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How to Enhance the Efficiency of Your Remote Employees

December 3, 2019

How to Enhance the Efficiency of Your Remote Employees

This blog was originally published on December 2, 2019 to address the shift towards remote work that many workplaces have been adopting over the last few years. However, we hope that this information will be helpful as many more organizations are now enforcing remote work policies to prevent the spread of COVID-19 (Novel Coronavirus). 


Whether you lead employees who work remotely full time or simply take work home with them from time to time, organizations should be concerned with how efficiently and securely employees produce work while they are away from the office.  Here is a checklist of key considerations to ensure remote workers' productivity is a top priority for your organization.  

  1. Ensure remote workers have access to secure file storage locations through VPN or other secure networks. Provide employees training on how to access files as well as how to get IT support should they need it when they are away from the office. When remote workers do not have an efficient way to access files, they resort to emailing key documents to themselves − or worse, printing them for reference. This creates opportunities for potential exposure of sensitive information and unnecessary risk for organizations. It may also result in version control issues when remote workers are collaborating on documents with other team members.  

  2. Encourage employees to leverage Skype or other instant messaging and collaboration systems while away from their primary office. This ensures that other people know how to get in touch with them as quickly as they could if they were physically present. Otherwise, remote workers often miss out on important real-time communications, inadvertently cause delays on tasks for which others are dependent on them, and lose out on opportunities to weigh in on decisions which need to be made urgently.   

  3. Require that all meetings have an open phone line, and when possible, use video conferencing capabilities. In today's world there are few excuses for holding an in-person meeting that is closed to employees who wish to participate, but are not physically present. More often than is necessary, remote workers are shut out from meetings when they cannot participate in person. Given the ubiquity of connectivity software and devices and the increased desire for flexibility from employees, if your organization's culture is not promoting this practice, people will feel less empowered to contribute and may be more likely to leave your organization for one that offers greater flexibility. This is not just true for Millennials as many believe. There are other generations feeling the pressure of work-life demands too, from caring for young children or aging parents to avoiding punishing commutes. For more, check out this remote hiring strategy advice from one of PSI's remote employees.

  4. Inquire about the opinions and ideas of remote participants during meetings. Often, people who are co-located in a meeting forget there are remote participants on the phone or make the assumption that their silence means they are multi-tasking or not paying attention. It is more likely the case that they are not able to see when others are speaking and pausing and have a hard time breaking into the conversation. Take a moment to pause during the meeting and ask for their input. To some it may seem like calling on remote workers puts them on the spotbut they often appreciate the chance to speak and may even have been striving to interject for some time. Video conferencing is also helpful for facilitating conversation. This allows remote participants to see who is in the room and when there is a dip in the conversation in which to jump in and share their ideas without abruptly cutting others off.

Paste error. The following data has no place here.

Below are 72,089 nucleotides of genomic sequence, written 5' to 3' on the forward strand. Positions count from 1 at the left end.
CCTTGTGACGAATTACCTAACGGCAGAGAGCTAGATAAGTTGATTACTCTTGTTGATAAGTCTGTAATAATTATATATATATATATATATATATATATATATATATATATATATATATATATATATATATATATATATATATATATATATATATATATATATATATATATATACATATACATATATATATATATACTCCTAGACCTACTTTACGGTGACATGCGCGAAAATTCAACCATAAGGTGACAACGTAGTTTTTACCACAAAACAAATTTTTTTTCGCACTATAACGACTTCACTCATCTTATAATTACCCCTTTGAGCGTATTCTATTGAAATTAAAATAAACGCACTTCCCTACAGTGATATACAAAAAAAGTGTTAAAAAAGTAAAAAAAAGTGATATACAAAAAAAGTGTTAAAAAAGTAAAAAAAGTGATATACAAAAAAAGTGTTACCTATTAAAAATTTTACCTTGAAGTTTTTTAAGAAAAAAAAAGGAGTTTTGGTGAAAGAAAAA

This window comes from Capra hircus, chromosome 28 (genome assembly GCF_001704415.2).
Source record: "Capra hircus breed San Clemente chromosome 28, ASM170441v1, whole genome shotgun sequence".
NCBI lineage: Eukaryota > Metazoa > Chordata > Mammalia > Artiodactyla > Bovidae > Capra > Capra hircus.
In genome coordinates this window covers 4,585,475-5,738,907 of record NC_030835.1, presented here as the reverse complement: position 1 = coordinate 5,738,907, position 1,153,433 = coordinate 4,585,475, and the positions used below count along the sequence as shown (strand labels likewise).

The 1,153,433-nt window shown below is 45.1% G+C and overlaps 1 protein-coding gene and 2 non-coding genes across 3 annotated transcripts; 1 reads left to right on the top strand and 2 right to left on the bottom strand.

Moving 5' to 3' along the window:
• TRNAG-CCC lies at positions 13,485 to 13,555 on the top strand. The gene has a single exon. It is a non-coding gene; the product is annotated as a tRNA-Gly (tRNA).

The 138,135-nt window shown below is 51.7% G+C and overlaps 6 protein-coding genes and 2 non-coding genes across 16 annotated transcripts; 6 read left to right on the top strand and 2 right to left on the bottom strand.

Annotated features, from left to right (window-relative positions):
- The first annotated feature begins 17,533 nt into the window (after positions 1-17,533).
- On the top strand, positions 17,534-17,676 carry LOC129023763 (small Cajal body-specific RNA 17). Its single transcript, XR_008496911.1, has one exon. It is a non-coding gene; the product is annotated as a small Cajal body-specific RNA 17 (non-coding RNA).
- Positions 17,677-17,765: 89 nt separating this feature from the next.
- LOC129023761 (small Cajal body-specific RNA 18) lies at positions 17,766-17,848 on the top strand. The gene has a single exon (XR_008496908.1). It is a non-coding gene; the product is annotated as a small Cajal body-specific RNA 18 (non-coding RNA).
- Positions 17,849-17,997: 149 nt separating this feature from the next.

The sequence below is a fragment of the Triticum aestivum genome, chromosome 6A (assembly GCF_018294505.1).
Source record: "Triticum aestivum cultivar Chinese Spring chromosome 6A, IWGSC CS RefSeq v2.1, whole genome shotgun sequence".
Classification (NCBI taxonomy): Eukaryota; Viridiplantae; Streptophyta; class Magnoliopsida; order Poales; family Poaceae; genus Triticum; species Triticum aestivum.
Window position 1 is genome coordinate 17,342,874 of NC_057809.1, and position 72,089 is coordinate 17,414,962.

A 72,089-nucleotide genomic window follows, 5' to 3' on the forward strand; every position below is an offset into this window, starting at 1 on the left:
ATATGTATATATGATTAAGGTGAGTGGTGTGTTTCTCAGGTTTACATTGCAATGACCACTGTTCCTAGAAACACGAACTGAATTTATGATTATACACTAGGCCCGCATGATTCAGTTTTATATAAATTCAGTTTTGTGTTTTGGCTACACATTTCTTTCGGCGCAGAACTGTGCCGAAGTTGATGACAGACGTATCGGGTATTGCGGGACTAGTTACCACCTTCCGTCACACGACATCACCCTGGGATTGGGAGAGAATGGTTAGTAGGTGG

5. Have candid conversations and/or a contract in place to ensure there is a clear understanding of what is expected when working remotely. People leveraging this flexible work arrangement should know that it is a privilege and should be fully informed on how they can retain it. If expectations are not met and this benefit interferes with productivity, organizations should be ready to withhold it for a period of time. Upon introducing it, organizations may consider instituting a probationary period to evaluate if the individual's work style and resources are suited to this arrangement. Remote workers should be able to be trusted to self-manage. This means they should have access to the materials and technology required to produce work as quickly and as accurately as they would in the office, and most importantly, they need to have a quiet, distraction-free environment in which to perform their work. Nothing less than ideal should be accepted unless it is reasonable and agreed upon in advance.  

Managing Remote Workers

Corina Rice Corina Rice PhD, is currently a Senior Consultant on the Talent Solutions team with PSI Services LLC. She has 15 years of consulting experience, focusing on the assessment and development of talent within large organizations. Dr. Rice is also a certified coach delivering individual and team-based feedback on various development assessment as well as multi- source feedback tools. She has developed and implemented pre-hire assessment systems for the military, transportation, police, retail, banking and technology industries, including off-the-shelf and custom-built solutions. Her work spans organizations with union employees, as well as hourly, salaried, and executive positions.